Publication Date

Fall 2012

Document Type

Project Summary

Degree Name

Master of Arts


Communication and Training

First Advisor

David Rhea, Ph.D.

Second Advisor

Irene Pandy, M.A.

Third Advisor

Larry Sanders, M.A.


Social acceptance is pivotal in a child's life but it is harder to obtain if one has a learning disability (LD). Individuals with learning disabilities experience being ostracized, ridiculed and labeled as dumb, subnormal and slow learners by their peers. ''Leaming disabilities" is a term that's used to describe different types of learning problems. A learning disability is not a disease. Children with learning disabilities are often stigmatized and associated with failure, which lowers their self-esteem. Academic problems a child with a learning disability may experience can be a constant source of frustration, especially in the areas of reading, math, reasoning, memory and/or self-control. Many children with a learning disability struggle with social acceptance among their peers and are bullied by their classmates (Westwood, 2004). The purpose of the workshop is to analyze and evaluate how self-esteem is affected by those who struggle with a learning disability. The workshop will specifically focus on adolescents because children with learning disabilities suffer countless academic disappointments, bullying, depression and suicide, which may contribute to lowering their self esteem. Research found that individuals with learning disabilities develop a negative self perception of themselves unlike their peers who do not have a learning disability (LaBarbera, 2008). There is literature linking depressive tendencies, negative self-perceptions, low self esteem, or emotional and behavioral disorders, anxiety and suicidal behavior of those who have a learning disability.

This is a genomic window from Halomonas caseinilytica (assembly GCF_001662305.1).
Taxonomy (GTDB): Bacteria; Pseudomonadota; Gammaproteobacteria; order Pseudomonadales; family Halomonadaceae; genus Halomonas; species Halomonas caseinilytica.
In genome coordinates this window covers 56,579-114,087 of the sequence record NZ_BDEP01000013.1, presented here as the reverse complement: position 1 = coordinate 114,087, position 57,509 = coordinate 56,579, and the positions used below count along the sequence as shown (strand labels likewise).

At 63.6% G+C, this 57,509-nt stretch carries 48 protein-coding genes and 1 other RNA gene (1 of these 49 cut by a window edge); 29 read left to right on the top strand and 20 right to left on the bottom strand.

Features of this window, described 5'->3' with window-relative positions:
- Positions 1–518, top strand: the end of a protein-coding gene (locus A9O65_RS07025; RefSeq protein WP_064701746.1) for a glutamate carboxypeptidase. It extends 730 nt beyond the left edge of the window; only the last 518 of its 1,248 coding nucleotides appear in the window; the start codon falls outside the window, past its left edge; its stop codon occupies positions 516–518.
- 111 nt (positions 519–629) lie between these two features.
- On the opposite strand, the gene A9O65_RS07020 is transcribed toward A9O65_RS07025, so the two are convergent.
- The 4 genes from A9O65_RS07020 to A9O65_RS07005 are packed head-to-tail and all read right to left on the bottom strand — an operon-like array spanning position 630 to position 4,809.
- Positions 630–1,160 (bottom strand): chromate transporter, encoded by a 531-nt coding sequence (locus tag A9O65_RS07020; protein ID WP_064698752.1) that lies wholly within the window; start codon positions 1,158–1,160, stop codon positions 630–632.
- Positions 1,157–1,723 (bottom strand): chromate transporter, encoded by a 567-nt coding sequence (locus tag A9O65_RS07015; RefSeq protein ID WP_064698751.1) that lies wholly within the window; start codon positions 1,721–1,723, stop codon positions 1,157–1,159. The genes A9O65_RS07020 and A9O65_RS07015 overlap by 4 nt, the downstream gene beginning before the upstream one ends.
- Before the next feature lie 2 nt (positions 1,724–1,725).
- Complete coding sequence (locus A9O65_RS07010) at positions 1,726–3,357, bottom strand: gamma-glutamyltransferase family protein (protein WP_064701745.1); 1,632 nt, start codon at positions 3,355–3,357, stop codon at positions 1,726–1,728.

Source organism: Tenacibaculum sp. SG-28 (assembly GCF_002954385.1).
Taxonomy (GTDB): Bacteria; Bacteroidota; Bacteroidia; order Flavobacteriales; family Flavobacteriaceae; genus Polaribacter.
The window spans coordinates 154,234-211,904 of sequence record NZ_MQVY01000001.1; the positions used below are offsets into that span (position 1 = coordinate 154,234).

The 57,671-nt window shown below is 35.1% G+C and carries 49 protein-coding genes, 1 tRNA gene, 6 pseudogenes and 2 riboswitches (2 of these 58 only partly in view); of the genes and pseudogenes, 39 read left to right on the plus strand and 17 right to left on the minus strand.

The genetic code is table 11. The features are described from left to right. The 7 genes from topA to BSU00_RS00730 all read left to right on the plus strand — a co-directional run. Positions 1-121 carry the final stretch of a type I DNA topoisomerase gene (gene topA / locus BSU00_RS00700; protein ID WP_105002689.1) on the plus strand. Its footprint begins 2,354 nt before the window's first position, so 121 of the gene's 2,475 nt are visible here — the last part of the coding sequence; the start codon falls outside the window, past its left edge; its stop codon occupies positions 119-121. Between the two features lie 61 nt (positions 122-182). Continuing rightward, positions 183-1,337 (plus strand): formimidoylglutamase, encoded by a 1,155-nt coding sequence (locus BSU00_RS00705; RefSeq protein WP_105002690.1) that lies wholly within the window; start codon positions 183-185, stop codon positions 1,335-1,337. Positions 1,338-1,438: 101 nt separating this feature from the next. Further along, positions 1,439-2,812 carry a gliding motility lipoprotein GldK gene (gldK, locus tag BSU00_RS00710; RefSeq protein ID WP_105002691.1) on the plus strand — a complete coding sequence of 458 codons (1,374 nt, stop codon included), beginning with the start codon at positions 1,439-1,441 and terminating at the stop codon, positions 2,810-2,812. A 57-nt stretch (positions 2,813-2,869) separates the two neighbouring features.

Abstract by OPUS staff, from Introduction.